Introducing the Tiny House Concept to My Middle School Students

If one single television show kept me riveted last summer, it was Tiny House Nation on the FYI Network. The program follows two renovation experts who specialize in designing tiny homes for people in various cities across the US. Without context, the lifestyle can seem claustrophobic and challenging – even impossible for someone like me. However, the program does a great job of revealing how practical, economical and exciting tiny homes can be for families all over the country. After hearing stories about the people behind the tiny walls, it’s easy to see that this social movement isn’t just a novelty, but a respectable way of life for those attracted to minimalistic and perhaps more environmentally-conscious lifestyles.

As a science teacher, I’m naturally drawn to the sustainability aspect of the Tiny House Movement. Many of us devour more resources than we need, and with the world population on a consistent rise, we should all be held accountable to our consumptions. With tiny homes’ ability to use fractional amounts of energy compared to the average-sized home, it’s easy to see opportunities to reduce our carbon footprint and improve our quality of life on the planet. I’m especially fascinated by how some folks are taking it one step further and going fully “off-the-grid” – relying on solar and wind power for energy usage.

I teach middle school at the Shipley School in Bryn Mawr, PA. While our current curriculum is deeply-rooted with science lessons in sustainability, I wanted to find a new way to spice things up.  I designed a hands-on project aimed to engage my students in thoughtful conversation around environmental responsibility. Thus, we set out to explore and understand the world of tiny homes.

In groups of four, students were challenged to research and present a convincing argument for embracing an off-grid, tiny home lifestyle. In addition, students used an architectural design program to sketch, visualize and eventually bring their tiny houses to life via 3D printing. Allotted a space of 250 sq ft., students designed a functional and livable environment for themselves and one Golden Retriever.


One thing my students started to notice right away was that when restricted to 250 sq ft., creativity is a must! Everything from consolidated storage space to fold-out furniture required careful consideration. Nearly everything in each house attempted to be multi-functional, and my kids were forced to prioritize essentials from luxuries.


The “off-the-grid” component to this project begged the question – how does a person with no access to electricity, water, sewer or gas carry on with their lives as usual? One group proposed using a wood burning stove in lieu of electricity to conserve energy. Another proposed an A-frame house to take full advantage of solar panel coverage. Whatever the workaround, my students learned that there are clever ways for us to live functionally and still reduce overall energy usage.

When all was said and done, my class caught a short glimpse into the wide world of tiny homes. In their research, each student was able to wrap their heads around the idea of living minimally and sustainably. At Shipley, we engage every type of learner. Whether the student is a more creative or a practical thinker, this project evoked all aspects of critical thinking. I’m so thankful to stumble upon this truly fascinating way of life and share it with my middle school students.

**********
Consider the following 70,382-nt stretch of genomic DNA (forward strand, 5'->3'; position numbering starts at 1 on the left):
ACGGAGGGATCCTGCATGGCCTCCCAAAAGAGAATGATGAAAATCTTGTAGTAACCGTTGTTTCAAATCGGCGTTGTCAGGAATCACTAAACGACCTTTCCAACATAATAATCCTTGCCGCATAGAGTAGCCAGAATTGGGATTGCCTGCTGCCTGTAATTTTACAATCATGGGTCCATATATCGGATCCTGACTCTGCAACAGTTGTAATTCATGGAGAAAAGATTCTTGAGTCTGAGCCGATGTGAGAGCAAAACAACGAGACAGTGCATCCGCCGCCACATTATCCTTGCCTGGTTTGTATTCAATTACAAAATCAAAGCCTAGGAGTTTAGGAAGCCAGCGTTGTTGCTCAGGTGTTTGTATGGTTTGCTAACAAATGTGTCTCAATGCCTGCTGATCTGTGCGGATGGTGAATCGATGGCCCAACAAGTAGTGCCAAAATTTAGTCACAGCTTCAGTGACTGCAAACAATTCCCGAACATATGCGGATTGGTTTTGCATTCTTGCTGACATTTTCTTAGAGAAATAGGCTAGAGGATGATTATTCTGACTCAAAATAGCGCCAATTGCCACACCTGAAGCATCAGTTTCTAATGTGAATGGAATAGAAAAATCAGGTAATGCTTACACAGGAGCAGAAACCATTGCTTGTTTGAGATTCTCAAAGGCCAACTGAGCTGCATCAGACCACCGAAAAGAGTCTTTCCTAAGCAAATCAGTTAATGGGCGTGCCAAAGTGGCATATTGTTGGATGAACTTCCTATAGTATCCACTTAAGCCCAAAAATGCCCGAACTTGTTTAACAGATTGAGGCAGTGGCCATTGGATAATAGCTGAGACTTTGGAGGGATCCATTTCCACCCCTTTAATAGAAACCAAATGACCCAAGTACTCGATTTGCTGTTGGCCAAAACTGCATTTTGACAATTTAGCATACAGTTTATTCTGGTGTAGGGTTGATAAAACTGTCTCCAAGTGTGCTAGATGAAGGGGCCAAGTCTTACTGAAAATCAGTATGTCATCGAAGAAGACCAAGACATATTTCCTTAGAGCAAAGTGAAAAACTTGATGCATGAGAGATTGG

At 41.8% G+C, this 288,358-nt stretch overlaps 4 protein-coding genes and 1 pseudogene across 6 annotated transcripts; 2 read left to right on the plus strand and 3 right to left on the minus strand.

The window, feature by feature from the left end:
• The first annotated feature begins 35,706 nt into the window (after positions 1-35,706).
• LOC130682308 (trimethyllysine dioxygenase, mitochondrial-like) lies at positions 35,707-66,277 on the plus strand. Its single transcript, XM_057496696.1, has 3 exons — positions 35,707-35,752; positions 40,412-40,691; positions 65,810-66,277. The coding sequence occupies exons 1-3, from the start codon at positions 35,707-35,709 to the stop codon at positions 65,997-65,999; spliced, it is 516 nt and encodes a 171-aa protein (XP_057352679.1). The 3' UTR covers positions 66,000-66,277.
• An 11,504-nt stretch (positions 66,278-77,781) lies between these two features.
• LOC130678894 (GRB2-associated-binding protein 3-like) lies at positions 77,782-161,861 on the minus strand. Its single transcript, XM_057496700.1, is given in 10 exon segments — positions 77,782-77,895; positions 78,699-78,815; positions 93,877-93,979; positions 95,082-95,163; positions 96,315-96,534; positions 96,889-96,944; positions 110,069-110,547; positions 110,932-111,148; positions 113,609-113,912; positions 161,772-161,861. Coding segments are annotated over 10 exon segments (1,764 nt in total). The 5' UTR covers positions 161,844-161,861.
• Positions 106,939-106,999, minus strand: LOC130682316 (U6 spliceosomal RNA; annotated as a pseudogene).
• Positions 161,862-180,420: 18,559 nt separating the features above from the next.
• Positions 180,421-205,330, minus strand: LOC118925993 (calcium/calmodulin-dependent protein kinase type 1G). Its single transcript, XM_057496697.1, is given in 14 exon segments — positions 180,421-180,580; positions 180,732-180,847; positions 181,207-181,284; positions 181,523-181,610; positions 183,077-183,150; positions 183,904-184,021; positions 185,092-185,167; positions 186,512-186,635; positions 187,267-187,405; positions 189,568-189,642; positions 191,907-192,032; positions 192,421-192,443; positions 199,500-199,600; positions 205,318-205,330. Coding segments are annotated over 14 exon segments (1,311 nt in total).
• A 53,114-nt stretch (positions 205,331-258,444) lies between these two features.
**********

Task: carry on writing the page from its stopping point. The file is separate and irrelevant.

My 8th grade student Maxwell might have said it the best. When I asked the class what the biggest challenge is in designing tiny homes, he replied, “You have to give up a lot.”

Well – maybe not a lot, but the road to embracing sustainability starts with letting go of a little. Tiny homes set a standard for minimalistic living and prove to the rest of us that we don’t need to be extravagant to live life to the fullest.


Caroline Feldman is a middle school science teacher at the Shipley School, a pre-K through 12 independent, coeducational day school in Bryn Mawr, Pennsylvania, committed to educational excellence and dedicated to developing in each student a love of learning and a compassionate participation in the world. When she’s not molding young minds, she can be found binge-watching shows about Tiny Houses.

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Dale Modisette - March 15, 2016 Reply

Instead one could grow timber bamboo which grows a meter a day and ready for harvest in 3 years. Then make charcoal or burn dry bamboo. Next, use a mixor of animal waste and biomass to make methane for the gas stove. For the electric use a mixture of wind and solar.

SHANNON NIX - March 31, 2016 Reply

I love this…..great job teach!!!!!

Kate McKee - April 17, 2016 Reply

I am so grateful to have stumbled upon this! I also teach middle school, but in Texas. I actually moved here last summer but I used to live near Bryn Mawr! We moved our family here to build our tiny home and I have been wanting to use this fascinating adventure to teach my students about sustainability, minimalistic living, and our responsibility to our planet. I am definitely more motivated after reading this article. Thank you so much!!

Loulie Sikes - February 15, 2017 Reply

What a great article! I plan to teach a unit on Tiny Houses to a group of gifted elementary students this summer. I’d like to have my students design a tiny house and then build a scale model. Can anyone recommend a design program that would be user-friendly for my group of students? Thanks!

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